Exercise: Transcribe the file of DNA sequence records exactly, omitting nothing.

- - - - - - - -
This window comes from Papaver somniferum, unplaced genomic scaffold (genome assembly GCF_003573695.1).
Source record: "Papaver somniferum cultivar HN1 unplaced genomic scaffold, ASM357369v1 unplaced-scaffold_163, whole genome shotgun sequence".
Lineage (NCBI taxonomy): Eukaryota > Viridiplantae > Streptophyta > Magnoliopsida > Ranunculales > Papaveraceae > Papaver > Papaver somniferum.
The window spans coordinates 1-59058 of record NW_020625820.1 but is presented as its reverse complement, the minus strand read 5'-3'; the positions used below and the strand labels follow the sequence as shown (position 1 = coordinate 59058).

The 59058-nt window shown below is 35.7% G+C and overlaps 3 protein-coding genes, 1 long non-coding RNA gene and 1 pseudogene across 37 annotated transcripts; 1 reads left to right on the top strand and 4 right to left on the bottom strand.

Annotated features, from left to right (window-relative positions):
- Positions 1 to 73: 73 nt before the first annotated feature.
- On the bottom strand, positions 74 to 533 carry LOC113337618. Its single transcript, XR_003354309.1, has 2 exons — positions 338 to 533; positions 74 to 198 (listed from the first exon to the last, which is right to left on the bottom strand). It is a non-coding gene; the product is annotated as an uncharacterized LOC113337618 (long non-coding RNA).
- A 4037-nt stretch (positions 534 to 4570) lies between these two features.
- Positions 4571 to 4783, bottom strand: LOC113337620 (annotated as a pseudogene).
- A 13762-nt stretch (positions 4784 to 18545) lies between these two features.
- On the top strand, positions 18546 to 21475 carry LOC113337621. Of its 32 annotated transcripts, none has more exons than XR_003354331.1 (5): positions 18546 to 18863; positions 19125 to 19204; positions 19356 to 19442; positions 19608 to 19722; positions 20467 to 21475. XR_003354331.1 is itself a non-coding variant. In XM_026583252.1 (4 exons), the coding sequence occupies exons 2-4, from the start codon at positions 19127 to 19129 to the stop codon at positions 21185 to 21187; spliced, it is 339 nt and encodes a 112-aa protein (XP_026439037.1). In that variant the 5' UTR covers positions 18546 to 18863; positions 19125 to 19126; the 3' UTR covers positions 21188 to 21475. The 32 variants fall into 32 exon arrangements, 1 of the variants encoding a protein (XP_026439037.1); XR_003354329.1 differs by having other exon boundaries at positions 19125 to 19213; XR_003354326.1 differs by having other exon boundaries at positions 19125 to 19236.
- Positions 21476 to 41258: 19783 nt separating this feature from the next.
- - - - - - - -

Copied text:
This window comes from Papaver somniferum, unplaced genomic scaffold (genome assembly GCF_003573695.1).
Source record: "Papaver somniferum cultivar HN1 unplaced genomic scaffold, ASM357369v1 unplaced-scaffold_163, whole genome shotgun sequence".
Lineage (NCBI taxonomy): Eukaryota > Viridiplantae > Streptophyta > Magnoliopsida > Ranunculales > Papaveraceae > Papaver > Papaver somniferum.
The window spans coordinates 1-59058 of record NW_020625820.1 but is presented as its reverse complement, the minus strand read 5'-3'; the positions used below and the strand labels follow the sequence as shown (position 1 = coordinate 59058).

The 59058-nt window shown below is 35.7% G+C and overlaps 3 protein-coding genes, 1 long non-coding RNA gene and 1 pseudogene across 37 annotated transcripts; 1 reads left to right on the top strand and 4 right to left on the bottom strand.

Annotated features, from left to right (window-relative positions):
- Positions 1 to 73: 73 nt before the first annotated feature.
- On the bottom strand, positions 74 to 533 carry LOC113337618. Its single transcript, XR_003354309.1, has 2 exons — positions 338 to 533; positions 74 to 198 (listed from the first exon to the last, which is right to left on the bottom strand). It is a non-coding gene; the product is annotated as an uncharacterized LOC113337618 (long non-coding RNA).
- A 4037-nt stretch (positions 534 to 4570) lies between these two features.
- Positions 4571 to 4783, bottom strand: LOC113337620 (annotated as a pseudogene).
- A 13762-nt stretch (positions 4784 to 18545) lies between these two features.
- On the top strand, positions 18546 to 21475 carry LOC113337621. Of its 32 annotated transcripts, none has more exons than XR_003354331.1 (5): positions 18546 to 18863; positions 19125 to 19204; positions 19356 to 19442; positions 19608 to 19722; positions 20467 to 21475. XR_003354331.1 is itself a non-coding variant. In XM_026583252.1 (4 exons), the coding sequence occupies exons 2-4, from the start codon at positions 19127 to 19129 to the stop codon at positions 21185 to 21187; spliced, it is 339 nt and encodes a 112-aa protein (XP_026439037.1). In that variant the 5' UTR covers positions 18546 to 18863; positions 19125 to 19126; the 3' UTR covers positions 21188 to 21475. The 32 variants fall into 32 exon arrangements, 1 of the variants encoding a protein (XP_026439037.1); XR_003354329.1 differs by having other exon boundaries at positions 19125 to 19213; XR_003354326.1 differs by having other exon boundaries at positions 19125 to 19236.
- Positions 21476 to 41258: 19783 nt separating this feature from the next.